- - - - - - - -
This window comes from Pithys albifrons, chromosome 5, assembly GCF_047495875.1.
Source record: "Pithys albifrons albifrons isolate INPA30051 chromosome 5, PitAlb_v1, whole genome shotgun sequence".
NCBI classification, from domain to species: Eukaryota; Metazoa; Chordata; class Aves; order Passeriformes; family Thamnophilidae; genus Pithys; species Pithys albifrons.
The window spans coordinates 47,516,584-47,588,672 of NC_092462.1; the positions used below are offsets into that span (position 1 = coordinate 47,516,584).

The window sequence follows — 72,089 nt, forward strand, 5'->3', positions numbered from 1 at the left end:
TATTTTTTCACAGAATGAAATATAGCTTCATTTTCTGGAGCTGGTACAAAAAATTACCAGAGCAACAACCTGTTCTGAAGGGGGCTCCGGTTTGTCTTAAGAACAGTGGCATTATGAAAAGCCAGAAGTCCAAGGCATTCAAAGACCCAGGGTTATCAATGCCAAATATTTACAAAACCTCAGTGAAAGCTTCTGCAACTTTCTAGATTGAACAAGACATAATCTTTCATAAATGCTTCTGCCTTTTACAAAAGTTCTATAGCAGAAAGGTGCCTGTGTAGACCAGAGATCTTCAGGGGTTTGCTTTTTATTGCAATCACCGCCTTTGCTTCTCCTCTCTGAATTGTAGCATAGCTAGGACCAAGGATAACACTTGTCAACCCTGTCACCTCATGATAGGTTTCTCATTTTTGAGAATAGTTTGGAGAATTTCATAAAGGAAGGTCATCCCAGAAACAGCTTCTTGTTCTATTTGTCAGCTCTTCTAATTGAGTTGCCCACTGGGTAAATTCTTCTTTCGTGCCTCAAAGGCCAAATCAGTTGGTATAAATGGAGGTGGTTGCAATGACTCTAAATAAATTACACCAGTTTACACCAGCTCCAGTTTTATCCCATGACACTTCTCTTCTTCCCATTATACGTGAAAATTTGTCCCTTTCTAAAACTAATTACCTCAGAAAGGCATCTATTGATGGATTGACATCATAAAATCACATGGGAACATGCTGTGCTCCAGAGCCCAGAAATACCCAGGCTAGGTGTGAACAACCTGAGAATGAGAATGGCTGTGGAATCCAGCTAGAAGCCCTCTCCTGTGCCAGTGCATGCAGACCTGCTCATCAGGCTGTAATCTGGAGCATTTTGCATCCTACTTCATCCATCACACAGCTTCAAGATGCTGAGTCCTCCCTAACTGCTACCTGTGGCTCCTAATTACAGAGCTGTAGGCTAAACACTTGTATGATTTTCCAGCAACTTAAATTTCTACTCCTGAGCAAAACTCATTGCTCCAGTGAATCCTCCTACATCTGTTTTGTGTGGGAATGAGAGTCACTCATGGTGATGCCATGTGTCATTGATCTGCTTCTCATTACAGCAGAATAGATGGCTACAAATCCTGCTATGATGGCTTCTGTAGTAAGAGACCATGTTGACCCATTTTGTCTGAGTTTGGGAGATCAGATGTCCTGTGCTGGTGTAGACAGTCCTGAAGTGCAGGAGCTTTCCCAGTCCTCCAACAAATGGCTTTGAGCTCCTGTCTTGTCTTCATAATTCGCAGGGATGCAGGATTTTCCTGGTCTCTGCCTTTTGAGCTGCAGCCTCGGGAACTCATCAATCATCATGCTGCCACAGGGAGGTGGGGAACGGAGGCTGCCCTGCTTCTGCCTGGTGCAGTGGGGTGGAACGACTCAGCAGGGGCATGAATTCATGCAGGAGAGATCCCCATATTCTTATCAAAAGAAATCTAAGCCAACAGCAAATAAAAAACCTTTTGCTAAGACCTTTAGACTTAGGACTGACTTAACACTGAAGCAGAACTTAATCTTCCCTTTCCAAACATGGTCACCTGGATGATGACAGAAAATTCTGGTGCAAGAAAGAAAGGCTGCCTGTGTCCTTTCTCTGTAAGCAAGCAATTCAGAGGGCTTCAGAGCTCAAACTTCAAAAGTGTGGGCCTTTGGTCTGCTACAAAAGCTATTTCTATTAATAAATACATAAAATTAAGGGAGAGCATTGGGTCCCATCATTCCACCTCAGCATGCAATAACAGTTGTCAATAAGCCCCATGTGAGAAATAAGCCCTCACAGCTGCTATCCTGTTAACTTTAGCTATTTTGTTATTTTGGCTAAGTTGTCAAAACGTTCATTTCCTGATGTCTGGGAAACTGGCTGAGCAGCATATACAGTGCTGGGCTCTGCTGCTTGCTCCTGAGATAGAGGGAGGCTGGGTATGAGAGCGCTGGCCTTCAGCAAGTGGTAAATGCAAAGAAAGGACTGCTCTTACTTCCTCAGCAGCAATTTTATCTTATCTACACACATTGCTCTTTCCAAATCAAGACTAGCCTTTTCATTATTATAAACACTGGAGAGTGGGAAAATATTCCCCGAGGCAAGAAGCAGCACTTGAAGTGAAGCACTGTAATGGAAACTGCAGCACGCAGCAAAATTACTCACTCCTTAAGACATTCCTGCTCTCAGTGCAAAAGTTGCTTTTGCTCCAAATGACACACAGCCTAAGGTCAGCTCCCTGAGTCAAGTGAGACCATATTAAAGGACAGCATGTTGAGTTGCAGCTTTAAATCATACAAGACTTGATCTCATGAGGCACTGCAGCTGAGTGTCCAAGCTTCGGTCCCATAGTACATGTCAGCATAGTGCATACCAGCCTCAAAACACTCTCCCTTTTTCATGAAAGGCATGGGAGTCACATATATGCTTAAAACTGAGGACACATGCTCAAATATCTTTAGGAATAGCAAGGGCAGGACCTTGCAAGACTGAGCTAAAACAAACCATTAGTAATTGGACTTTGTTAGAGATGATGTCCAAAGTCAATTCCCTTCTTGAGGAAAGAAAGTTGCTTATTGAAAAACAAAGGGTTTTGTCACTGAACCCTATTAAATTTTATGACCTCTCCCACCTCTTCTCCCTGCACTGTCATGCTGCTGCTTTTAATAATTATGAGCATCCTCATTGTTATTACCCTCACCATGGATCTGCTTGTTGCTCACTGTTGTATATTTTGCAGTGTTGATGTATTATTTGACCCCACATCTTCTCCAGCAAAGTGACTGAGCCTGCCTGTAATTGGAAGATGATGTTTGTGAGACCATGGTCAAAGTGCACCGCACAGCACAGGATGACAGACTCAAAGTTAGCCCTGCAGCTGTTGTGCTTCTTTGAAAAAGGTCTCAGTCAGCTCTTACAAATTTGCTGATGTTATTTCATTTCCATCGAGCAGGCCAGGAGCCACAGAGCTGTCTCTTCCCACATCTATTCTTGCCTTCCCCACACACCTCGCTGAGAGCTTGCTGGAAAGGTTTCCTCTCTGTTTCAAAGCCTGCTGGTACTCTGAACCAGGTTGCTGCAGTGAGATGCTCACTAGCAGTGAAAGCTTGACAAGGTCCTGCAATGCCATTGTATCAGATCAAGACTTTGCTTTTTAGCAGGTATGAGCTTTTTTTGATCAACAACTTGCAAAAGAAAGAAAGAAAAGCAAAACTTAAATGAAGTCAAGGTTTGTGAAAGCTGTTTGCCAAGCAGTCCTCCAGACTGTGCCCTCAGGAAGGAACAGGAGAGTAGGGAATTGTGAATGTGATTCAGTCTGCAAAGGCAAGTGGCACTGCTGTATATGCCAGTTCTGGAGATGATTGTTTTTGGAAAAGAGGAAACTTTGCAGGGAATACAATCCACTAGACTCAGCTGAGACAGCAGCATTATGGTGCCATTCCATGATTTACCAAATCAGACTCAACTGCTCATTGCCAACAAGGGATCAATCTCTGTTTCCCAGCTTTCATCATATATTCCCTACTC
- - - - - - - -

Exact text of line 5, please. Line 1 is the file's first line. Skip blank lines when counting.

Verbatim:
The window sequence follows — 72,089 nt, forward strand, 5'->3', positions numbered from 1 at the left end: